Water quality for a particular waterway is the current condition of the water in that ecosystem. Each waterway has different capacities of handling (adapting and compensating) for natural changes in the environment such as heavy rain or leaching from soil, or unnatural changes imposed by pollution.
Pollution is generally divided into two categories:
POINT Source Pollution - comes from a specific distinguishable point such as industrial effluent from a pipe.
NON-POINT Source Pollution - comes from an area-wide source such as runoff from rural or urban areas that carries a whole array of pollutants.
POINT sources of pollution are regulated by state Pollution Discharge Elimination System (PDES), a permit system for discharge of these pollutants. A PDES permit must be obtained before an owner or operator of any wastewater system can legally discharge sanitary industrial or commercial wastewaters into natural waters. Such a permit contains a list of substances the permit holder may legally discharge in controlled amounts. The amounts are determined by projecting the effects of the discharge. They set limits, which they expect will maintain water quality standards.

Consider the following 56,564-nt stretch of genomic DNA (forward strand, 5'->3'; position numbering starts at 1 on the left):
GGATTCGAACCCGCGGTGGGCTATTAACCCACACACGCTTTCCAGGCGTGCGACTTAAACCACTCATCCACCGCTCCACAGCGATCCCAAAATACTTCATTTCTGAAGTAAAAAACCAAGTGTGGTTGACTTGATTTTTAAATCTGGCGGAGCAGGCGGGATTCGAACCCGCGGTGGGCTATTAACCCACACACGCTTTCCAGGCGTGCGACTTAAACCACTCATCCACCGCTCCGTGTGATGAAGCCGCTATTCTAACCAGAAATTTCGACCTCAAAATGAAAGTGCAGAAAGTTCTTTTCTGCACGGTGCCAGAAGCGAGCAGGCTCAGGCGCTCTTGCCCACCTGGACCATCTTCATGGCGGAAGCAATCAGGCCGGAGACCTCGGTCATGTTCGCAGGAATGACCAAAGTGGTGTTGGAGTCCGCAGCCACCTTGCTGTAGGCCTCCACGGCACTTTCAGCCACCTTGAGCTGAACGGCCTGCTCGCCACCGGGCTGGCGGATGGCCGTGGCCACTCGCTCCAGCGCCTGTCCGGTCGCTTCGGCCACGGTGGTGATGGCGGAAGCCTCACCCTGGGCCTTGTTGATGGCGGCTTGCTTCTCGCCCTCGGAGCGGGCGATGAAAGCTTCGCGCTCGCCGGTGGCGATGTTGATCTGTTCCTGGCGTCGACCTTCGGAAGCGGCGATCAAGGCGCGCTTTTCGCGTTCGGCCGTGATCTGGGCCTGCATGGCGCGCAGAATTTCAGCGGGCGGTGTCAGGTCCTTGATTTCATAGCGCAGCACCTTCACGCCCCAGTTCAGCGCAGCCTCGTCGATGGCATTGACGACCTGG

Water quality standards depend on the classification of the waterway. Each waterway is classified according to their "best use" and is determined by several factors such as stream flow, existing water quality, and past, present, and desired future uses of the waterway. Standards and classifications differ by state but in general there are classifications for drinking, swimming, fish propagation, and fishing.
For more information on water quality criteria established by the EPA, click on:http://www.epa.gov/waterscience/criteria/
NON-POINT sources of pollution are becoming relatively more significant as point sources are brought under control. The type of pollutant associated with certain land uses is outlined in the "Land Use and Possible Pollution Sources" chart. Generally one of the most important categories of non-point source pollution is urban runoff.